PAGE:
Performance artist Kristina Wong’s one-woman show, “Wong Flew Over the Cuckoo’s Nest,” examines a very serious topic through a comic lens.

The show addresses the questions, “Why are all these Asian-American women killing themselves? And how will Kristina Wong save them all?”

Wong said she doesn’t know the answer to either question, but she puts the onus on herself to figure it out through humor, wit, and heaps of unfinished knitting, all in 70 minutes. She will bring her quest to the auditorium of the Graduate Life Center at Donaldson Brown on Tuesday, Oct. 11, at 8 p.m. The event is free and open to the public.

A panel discussion focusing on the show’s various social themes like mental health, lack of resources, oppressed communities, and using art to heal will follow the performance. The panel will include assistant professor Minjeong Kim and instructor Suchitra Samanta, both from the Department of Sociology in the College of Liberal Arts and Human Sciences; psychiatrist Bobby Miglani from New River Valley Community Services; Thomas E. Cook Counseling Center psychologist Rita Klein; and Pengwei Sen, a graduate student in electrical engineering in the College of Engineering. Graduate Student Ombudsperson Ennis McCrery will serve as moderator.

Wong’s background and interest in comedy, education, community work, and art for social change shape this play, which Wong stresses is a fictional account of her mission to solve the very real and disproportionately high rate of depression and suicide among Asian-American women. During the performance, the audience is asked to come along with Wong as she weaves in and out of control of her journey, charting her shaky progress, and ultimately finds herself right back where she started.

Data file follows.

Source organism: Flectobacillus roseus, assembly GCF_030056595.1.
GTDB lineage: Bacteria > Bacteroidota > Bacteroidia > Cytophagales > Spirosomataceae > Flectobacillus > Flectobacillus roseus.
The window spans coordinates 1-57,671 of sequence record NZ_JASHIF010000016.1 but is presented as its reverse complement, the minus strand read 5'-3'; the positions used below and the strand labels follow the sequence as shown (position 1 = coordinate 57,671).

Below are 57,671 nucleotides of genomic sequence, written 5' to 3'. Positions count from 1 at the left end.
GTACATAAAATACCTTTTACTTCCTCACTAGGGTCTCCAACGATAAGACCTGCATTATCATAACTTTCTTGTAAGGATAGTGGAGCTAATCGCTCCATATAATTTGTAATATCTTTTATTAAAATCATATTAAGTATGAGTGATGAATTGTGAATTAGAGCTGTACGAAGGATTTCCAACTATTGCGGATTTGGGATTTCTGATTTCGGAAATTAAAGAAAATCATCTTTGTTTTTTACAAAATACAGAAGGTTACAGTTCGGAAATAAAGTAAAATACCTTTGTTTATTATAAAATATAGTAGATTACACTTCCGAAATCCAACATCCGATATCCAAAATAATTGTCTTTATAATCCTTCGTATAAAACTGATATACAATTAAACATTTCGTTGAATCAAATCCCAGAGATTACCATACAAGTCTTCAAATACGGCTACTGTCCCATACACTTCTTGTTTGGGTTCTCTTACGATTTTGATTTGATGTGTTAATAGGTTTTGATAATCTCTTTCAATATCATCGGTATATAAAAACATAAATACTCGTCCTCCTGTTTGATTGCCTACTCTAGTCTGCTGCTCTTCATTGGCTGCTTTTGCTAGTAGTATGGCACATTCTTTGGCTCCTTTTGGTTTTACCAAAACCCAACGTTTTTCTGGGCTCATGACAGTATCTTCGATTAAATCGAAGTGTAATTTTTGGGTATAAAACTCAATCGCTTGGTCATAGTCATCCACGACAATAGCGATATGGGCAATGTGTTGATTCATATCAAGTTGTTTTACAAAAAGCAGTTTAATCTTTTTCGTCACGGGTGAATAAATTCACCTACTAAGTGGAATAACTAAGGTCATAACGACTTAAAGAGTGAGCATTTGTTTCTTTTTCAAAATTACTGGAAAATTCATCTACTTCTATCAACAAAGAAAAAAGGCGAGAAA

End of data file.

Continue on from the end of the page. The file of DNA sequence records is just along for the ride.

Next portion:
Wong has toured the country with her show, and has performed at various universities, theaters, and festivals. She was awarded the Creative Capital Award in Theater and a Creation Fund from the National Performance Network in order to produce “Wong Flew Over the Cuckoo’s Nest,” which is her third full-length show. The performance has been praised as a successful blend of social commentary and comic relief by The Associated Press, L.A. City Beat, NY Arts Magazine, the Philadelphia Metro, and the San Francisco Bay Guardian. She recently shot a concert film version of the show.

Her work has also been featured on the CBS Multicultural Comedy Showcase, a 'best of' compilation for Comedy Central Workspace, and the South Beach Comedy Festival in Miami. Her views on the subject of depression and suicide among Asian-American women have been featured on PBS and in various media in her native California.

Some of her work can be found on YouTube, and more information on her shows can be found on her website.

Free parking for the Graduate Life Center is available in the Squires Lot, located at the corner of College Avenue and Otey Street, or the Architecture Annex Lot also on Otey Street. Parking meters within the Squires Lot will need to be paid. Find more parking information online or call 540-231-3200.

The event is sponsored by Virginia Tech’s Women in Leadership and Philanthropy Endowed Lecture Fund, Thomas E. Cook Counseling Center, Multicultural Programs and Services, Graduate School, Center for Academic Enrichment and Excellence, Office for Diversity and Inclusion, Center for the Arts, Department of Theatre and Cinema, women’s and gender studies programs, Women’s Center, Student Centers and Activities, the College of Liberal Arts and Human Sciences Diversity Committee, and the Asian American Student Union, as well as New River Valley Community Services.

 

 

Written by Jennifer Gibson.